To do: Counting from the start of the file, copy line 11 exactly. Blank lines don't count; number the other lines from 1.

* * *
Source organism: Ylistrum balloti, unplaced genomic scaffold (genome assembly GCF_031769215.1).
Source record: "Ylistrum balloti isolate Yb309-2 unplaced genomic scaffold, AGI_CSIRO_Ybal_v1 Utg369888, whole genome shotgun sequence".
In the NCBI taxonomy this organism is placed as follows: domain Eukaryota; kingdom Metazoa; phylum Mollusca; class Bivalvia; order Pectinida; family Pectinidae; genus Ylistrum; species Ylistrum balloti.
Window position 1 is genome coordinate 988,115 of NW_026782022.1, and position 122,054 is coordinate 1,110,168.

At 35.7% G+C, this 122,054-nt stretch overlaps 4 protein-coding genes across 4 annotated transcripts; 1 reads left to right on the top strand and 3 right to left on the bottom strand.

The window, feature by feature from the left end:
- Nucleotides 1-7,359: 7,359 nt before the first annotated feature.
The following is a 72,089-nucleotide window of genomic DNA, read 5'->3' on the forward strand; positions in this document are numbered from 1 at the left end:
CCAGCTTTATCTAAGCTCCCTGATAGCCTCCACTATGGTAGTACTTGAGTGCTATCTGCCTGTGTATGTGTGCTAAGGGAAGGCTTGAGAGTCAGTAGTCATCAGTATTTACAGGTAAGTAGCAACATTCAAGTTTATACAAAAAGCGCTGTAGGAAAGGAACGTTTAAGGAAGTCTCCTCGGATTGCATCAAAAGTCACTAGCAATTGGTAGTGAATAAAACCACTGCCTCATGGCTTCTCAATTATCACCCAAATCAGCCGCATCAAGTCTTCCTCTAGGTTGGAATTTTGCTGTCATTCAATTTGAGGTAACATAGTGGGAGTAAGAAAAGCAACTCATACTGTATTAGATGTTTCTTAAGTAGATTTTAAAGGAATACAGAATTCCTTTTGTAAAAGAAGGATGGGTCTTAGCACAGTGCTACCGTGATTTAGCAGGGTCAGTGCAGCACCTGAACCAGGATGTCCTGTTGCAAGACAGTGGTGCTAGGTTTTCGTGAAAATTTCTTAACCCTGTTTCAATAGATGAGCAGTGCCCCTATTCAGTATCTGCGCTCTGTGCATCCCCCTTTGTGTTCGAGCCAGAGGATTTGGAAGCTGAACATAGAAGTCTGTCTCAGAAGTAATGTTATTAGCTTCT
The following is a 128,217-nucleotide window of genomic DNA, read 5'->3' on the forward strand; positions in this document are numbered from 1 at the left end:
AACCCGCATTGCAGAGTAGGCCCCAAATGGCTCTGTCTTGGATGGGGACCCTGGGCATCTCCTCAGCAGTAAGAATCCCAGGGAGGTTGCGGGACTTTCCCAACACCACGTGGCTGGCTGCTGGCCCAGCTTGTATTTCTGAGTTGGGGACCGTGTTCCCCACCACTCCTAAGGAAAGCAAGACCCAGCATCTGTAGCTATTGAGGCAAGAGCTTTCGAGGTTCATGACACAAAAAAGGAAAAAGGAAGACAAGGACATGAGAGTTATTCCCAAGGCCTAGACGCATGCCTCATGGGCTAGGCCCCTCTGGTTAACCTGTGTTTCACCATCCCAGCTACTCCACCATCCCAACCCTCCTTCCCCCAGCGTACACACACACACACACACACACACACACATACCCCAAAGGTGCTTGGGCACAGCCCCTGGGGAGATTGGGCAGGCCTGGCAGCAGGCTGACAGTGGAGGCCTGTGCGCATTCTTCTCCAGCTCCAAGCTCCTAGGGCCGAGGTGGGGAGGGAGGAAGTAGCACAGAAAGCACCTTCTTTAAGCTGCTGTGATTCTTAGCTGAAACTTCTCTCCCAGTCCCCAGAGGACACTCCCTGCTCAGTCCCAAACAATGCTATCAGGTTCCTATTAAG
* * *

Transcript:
AACCCGCATTGCAGAGTAGGCCCCAAATGGCTCTGTCTTGGATGGGGACCCTGGGCATCTCCTCAGCAGTAAGAATCCCAGGGAGGTTGCGGGACTTTCCCAACACCACGTGGCTGGCTGCTGGCCCAGCTTGTATTTCTGAGTTGGGGACCGTGTTCCCCACCACTCCTAAGGAAAGCAAGACCCAGCATCTGTAGCTATTGAGGCAAGAGCTTTCGAGGTTCATGACACAAAAAAGGAAAAAGGAAGACAAGGACATGAGAGTTATTCCCAAGGCCTAGACGCATGCCTCATGGGCTAGGCCCCTCTGGTTAACCTGTGTTTCACCATCCCAGCTACTCCACCATCCCAACCCTCCTTCCCCCAGCGTACACACACACACACACACACACACACACATACCCCAAAGGTGCTTGGGCACAGCCCCTGGGGAGATTGGGCAGGCCTGGCAGCAGGCTGACAGTGGAGGCCTGTGCGCATTCTTCTCCAGCTCCAAGCTCCTAGGGCCGAGGTGGGGAGGGAGGAAGTAGCACAGAAAGCACCTTCTTTAAGCTGCTGTGATTCTTAGCTGAAACTTCTCTCCCAGTCCCCAGAGGACACTCCCTGCTCAGTCCCAAACAATGCTATCAGGTTCCTATTAAG